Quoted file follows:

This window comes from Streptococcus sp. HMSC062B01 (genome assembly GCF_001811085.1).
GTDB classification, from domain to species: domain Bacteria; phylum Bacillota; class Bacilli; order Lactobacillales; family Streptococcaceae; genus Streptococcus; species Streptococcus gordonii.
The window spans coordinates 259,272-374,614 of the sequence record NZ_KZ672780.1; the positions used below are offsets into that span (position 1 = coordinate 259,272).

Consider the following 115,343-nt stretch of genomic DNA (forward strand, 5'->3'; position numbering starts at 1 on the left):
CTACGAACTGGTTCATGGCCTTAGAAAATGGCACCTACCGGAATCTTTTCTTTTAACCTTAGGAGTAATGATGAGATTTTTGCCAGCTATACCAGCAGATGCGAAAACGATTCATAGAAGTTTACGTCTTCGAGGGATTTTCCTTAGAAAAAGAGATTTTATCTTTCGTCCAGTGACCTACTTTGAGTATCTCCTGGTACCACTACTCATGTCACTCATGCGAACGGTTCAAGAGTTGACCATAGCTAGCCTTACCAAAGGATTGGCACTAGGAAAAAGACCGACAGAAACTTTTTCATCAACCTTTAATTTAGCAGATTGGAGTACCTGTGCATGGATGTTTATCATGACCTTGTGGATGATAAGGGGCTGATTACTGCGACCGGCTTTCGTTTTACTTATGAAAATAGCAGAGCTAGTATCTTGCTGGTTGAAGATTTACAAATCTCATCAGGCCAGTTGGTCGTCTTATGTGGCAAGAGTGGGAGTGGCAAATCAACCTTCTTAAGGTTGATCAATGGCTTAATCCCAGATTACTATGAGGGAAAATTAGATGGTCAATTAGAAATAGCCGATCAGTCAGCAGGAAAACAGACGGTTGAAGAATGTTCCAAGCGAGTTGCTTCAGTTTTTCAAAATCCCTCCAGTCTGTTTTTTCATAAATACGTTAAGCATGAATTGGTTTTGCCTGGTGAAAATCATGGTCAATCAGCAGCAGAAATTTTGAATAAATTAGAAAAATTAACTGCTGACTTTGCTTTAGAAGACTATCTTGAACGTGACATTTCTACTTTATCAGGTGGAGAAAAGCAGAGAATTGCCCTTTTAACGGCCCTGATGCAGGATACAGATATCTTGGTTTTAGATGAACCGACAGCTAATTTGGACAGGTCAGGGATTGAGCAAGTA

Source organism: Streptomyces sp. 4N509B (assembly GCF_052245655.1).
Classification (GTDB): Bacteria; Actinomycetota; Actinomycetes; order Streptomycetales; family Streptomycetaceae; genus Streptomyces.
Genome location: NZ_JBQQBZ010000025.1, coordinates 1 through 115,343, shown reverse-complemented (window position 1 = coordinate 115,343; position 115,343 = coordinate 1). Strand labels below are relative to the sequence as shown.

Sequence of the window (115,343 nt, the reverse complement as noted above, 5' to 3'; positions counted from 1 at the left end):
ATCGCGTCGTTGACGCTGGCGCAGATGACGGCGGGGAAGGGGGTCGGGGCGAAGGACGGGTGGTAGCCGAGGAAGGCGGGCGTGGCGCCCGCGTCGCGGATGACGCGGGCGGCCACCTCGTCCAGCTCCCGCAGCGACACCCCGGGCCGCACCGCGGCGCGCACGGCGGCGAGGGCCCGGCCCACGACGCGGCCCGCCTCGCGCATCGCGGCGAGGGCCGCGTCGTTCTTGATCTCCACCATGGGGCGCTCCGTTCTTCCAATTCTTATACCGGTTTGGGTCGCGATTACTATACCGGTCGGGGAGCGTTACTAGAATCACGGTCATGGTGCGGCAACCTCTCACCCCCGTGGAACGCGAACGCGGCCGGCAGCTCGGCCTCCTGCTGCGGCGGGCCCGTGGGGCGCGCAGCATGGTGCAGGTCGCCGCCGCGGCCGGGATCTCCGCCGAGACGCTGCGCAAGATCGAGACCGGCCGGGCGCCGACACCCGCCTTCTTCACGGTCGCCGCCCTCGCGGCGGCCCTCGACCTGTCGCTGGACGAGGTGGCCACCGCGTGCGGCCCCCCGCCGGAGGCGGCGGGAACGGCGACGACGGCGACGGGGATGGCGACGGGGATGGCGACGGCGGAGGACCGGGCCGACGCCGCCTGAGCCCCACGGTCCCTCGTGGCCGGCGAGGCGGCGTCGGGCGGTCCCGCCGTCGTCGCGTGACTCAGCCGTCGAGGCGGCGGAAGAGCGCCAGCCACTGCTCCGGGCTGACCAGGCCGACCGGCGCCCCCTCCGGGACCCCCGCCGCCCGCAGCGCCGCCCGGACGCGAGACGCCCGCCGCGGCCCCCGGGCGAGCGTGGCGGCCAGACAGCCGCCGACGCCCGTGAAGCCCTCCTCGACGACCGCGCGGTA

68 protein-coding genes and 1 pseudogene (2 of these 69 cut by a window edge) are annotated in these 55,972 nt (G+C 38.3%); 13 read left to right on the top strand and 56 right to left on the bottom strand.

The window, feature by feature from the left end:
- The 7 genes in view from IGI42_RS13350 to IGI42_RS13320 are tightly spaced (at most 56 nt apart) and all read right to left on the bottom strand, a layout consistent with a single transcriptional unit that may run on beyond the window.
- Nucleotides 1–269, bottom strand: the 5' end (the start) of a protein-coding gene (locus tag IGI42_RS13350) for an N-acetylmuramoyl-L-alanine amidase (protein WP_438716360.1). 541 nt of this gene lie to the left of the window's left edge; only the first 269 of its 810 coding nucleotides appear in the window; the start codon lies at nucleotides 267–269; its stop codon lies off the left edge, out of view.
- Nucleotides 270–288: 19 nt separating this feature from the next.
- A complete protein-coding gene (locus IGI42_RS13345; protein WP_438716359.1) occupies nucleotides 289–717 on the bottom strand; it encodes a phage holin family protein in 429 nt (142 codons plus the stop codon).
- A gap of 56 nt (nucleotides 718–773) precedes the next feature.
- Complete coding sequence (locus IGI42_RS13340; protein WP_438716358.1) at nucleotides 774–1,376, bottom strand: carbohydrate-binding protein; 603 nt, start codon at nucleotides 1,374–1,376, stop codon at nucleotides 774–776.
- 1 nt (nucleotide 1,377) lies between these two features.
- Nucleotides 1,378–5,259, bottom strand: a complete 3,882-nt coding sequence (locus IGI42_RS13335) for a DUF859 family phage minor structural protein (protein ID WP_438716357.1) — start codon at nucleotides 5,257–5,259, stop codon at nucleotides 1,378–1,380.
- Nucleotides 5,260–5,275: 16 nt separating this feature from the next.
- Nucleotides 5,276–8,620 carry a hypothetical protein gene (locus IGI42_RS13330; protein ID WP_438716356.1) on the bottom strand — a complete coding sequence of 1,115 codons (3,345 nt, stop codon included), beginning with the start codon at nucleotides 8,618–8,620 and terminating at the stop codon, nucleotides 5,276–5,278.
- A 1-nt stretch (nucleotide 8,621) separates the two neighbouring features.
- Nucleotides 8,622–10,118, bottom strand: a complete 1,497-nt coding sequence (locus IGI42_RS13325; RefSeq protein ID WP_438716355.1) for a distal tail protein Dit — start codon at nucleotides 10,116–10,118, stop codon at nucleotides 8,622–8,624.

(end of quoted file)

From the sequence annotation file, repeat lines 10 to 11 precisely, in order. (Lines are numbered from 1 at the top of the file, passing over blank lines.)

ATCGCGTCGTTGACGCTGGCGCAGATGACGGCGGGGAAGGGGGTCGGGGCGAAGGACGGGTGGTAGCCGAGGAAGGCGGGCGTGGCGCCCGCGTCGCGGATGACGCGGGCGGCCACCTCGTCCAGCTCCCGCAGCGACACCCCGGGCCGCACCGCGGCGCGCACGGCGGCGAGGGCCCGGCCCACGACGCGGCCCGCCTCGCGCATCGCGGCGAGGGCCGCGTCGTTCTTGATCTCCACCATGGGGCGCTCCGTTCTTCCAATTCTTATACCGGTTTGGGTCGCGATTACTATACCGGTCGGGGAGCGTTACTAGAATCACGGTCATGGTGCGGCAACCTCTCACCCCCGTGGAACGCGAACGCGGCCGGCAGCTCGGCCTCCTGCTGCGGCGGGCCCGTGGGGCGCGCAGCATGGTGCAGGTCGCCGCCGCGGCCGGGATCTCCGCCGAGACGCTGCGCAAGATCGAGACCGGCCGGGCGCCGACACCCGCCTTCTTCACGGTCGCCGCCCTCGCGGCGGCCCTCGACCTGTCGCTGGACGAGGTGGCCACCGCGTGCGGCCCCCCGCCGGAGGCGGCGGGAACGGCGACGACGGCGACGGGGATGGCGACGGGGATGGCGACGGCGGAGGACCGGGCCGACGCCGCCTGAGCCCCACGGTCCCTCGTGGCCGGCGAGGCGGCGTCGGGCGGTCCCGCCGTCGTCGCGTGACTCAGCCGTCGAGGCGGCGGAAGAGCGCCAGCCACTGCTCCGGGCTGACCAGGCCGACCGGCGCCCCCTCCGGGACCCCCGCCGCCCGCAGCGCCGCCCGGACGCGAGACGCCCGCCGCGGCCCCCGGGCGAGCGTGGCGGCCAGACAGCCGCCGACGCCCGTGAAGCCCTCCTCGACGACCGCGCGGTA

68 protein-coding genes and 1 pseudogene (2 of these 69 cut by a window edge) are annotated in these 55,972 nt (G+C 38.3%); 13 read left to right on the top strand and 56 right to left on the bottom strand.